Two years into the pandemic, Black people in the U.S. still face wide health disparities in the COVID-19 pandemic, as well as the economic and social fallouts, compared to other racial groups.
The new report from the Black Coalition Against COVID comes as hospitalization rates for Black Americans were recently the highest they’ve been since the pandemic’s start.
“As we reflect on two years of lived experience and myriad data sources, we know COVID-19’s toll on Black Americans is ongoing,” Dr. Marcella Nunez-Smith, the director of the Office for Health Equity Research at Yale University, said.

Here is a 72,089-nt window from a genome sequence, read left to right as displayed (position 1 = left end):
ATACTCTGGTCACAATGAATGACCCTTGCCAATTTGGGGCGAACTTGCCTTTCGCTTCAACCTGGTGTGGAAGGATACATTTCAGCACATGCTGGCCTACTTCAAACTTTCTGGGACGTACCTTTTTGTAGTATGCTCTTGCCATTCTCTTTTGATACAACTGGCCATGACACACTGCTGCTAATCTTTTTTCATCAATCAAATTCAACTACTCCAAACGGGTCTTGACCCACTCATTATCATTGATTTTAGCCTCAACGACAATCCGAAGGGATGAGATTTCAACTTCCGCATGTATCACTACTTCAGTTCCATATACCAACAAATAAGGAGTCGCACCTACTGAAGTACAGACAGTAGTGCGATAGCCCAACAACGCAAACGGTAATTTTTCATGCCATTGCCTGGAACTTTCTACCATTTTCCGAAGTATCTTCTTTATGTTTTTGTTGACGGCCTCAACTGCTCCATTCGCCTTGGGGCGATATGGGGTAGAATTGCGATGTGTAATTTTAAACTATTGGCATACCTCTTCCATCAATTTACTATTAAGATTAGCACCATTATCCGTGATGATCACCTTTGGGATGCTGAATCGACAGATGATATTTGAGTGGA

“This report draws attention to the continued disproportionate burden experienced by members of the Black community and will help guide advocacy and policy efforts to address these inequities — both during the current pandemic and beyond,” she said.
The researchers also highlight that Black Americans are facing significant behavioral health challenges as a result of COVID-19. Black Americans are more likely to report experiencing anxiety and depression because of the pandemic, and substance use disorders have also increased.
One study cited in the report found that opioid overdoses increased among Black people in Philadelphia by as much as 52.1% between January 2019 and June 2020. Overdoses decreased 24% among white people in that same time frame.
Read more at NPR.org.